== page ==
I was struck by this post, called An Open Apology, which Joe also read in church this week. He essentially proposes that the best form of apologetics is apologizing – demonstrating that God is real by apologizing up front for the things people have done in his name, rather than by careful reasoning and arguments (which also have their place). I identify with this expression of faith much more than what the word evangelism is typically taken to mean.
I ‘ve been reading through Donald Miller’s much-accoladed Blue Like Jazz recently, and came across this quote:
I believe in God, and as I said before it feels so much more like something is causing me to believe than that I am stirring up belief. In fact, I would even say that when I started in faith I didn’t want to believe; my intellect wanted to disbelieve, but my soul, that deeper instinct, could no more stop believing in God than [my friend] Tony could stop being in love with his wife. There are things you choose to believe, and beliefs that choose you. This was one of the ones that chose me.
I like the distinction that there are types of belief that are intentional and types that are unintentional, whether through social conditioning and the like – which upon reflection may still fall into the first category of adopted beliefs, or simply the fact that they happen, like love. I feel like the last four years has been a shaking out of the beliefs I have chosen to adopt, more or less leaving only the ones that have chosen me, the ones that despite an extended series of poor circumstances and all the evidence a man would need to discard or significantly revise them have stuck around largely unchanged.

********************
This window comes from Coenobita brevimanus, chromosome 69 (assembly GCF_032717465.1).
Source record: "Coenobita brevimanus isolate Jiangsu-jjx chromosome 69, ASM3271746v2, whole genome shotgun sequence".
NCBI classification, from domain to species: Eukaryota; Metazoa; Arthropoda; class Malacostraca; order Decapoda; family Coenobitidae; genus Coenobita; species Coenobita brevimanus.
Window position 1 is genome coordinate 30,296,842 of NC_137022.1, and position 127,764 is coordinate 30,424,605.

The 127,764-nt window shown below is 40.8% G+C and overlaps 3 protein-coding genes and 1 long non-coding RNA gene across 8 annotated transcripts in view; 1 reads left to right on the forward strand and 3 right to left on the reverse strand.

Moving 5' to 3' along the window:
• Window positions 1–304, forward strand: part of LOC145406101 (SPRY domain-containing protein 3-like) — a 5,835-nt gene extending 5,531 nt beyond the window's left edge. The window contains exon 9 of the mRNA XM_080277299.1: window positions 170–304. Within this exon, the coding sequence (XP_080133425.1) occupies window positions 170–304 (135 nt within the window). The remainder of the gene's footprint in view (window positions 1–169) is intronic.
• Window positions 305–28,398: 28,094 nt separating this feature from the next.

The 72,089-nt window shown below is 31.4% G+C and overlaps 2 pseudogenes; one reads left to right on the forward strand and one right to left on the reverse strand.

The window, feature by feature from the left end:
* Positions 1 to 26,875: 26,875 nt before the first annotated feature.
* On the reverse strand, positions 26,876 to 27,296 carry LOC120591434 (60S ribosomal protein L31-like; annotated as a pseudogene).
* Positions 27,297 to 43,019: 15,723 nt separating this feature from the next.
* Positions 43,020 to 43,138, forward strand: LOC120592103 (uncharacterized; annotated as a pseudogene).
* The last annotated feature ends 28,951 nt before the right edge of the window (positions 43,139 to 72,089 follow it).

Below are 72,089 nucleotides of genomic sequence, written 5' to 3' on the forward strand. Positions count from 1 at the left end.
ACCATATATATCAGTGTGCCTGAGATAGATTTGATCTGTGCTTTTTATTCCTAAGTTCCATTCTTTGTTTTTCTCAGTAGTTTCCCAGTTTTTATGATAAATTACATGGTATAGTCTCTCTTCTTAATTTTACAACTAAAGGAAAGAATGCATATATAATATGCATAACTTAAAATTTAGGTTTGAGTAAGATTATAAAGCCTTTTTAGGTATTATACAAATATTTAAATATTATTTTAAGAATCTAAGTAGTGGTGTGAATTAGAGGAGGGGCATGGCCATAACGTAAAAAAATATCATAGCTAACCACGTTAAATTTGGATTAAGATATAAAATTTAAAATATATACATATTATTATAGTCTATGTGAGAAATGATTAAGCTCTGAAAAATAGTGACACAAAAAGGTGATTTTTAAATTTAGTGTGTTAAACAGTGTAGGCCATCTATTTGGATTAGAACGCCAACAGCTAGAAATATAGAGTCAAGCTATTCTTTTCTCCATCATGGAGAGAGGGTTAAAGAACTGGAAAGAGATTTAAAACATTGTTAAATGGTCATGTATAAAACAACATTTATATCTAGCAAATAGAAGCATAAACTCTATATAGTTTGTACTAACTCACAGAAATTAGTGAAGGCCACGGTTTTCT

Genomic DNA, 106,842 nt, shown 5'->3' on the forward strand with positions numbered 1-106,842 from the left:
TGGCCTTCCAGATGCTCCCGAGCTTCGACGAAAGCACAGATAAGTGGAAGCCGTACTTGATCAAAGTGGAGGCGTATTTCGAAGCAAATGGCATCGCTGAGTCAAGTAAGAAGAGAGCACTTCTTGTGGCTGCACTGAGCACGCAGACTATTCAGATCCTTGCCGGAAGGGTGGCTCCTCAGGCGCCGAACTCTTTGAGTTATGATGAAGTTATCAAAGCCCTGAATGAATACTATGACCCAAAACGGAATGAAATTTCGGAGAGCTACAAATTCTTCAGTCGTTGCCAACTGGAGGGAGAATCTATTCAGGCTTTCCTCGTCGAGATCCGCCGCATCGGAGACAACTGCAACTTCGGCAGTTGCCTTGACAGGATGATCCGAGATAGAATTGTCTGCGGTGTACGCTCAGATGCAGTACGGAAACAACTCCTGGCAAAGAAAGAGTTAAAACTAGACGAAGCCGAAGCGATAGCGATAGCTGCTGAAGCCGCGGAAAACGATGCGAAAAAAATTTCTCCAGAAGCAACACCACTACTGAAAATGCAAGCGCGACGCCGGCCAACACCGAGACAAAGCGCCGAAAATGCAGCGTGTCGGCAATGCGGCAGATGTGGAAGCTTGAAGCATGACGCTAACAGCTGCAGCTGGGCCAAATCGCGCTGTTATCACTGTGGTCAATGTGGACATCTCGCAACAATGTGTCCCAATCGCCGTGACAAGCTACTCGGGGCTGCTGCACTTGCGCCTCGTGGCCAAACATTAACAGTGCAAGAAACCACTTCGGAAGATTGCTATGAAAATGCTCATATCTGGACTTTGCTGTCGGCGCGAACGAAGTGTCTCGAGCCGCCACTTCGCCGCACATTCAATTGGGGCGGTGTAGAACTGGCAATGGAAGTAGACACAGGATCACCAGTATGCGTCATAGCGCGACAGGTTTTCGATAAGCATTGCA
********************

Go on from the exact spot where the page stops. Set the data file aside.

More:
I can’t really explain it. The reason I’ve held to the conviction that God is real, and incredibly and consistently good, and interested and involved in my life isn’t because everyone around me has held the same belief, or that I didn’t have significant logical and circumstantial evidence contradicting it, or even the fear that I would be disappointing my family or many of my friends if I were to abandon it – rather it was more the sense that I would be disappointing God himself if I were to discard my faith, the awareness that despite all the above factors God had become no less real to me even through my lowest times, that there has continued to be someone who transcends the reality I experience and perceive and who still offers comfort, rest and inspiration to face what comes next.
It’s an interesting comparison as well between this unchosen belief and love. I don’t think love is an entirely unintentional process – perhaps some forms of it are, like having a crush or love for a child, but not the commitment-oriented, long-term sort that a fulfilling marriage requires. And even that kind involves continual decisions to stay in the process, make sacrifices and invest in the relationship. All this said, there is a persistence to love, a relentless belief that can’t be walked away from without painful self-convincing and heart-hardening, like trying to fall out of love with someone.
It’s again an interesting parallel. My faith is still around because I still love, and I still am loved. Turning around and walking away from it is turning around and walking away from love. I am or have recently been frustrated, confused, hurt, angry, even demoralized and depressed, but the love is still constant. I am aware of it on some days and unaware on others; I occasionally pursue it or often times leave it be. But it does not change. I don’t think it will ever go away.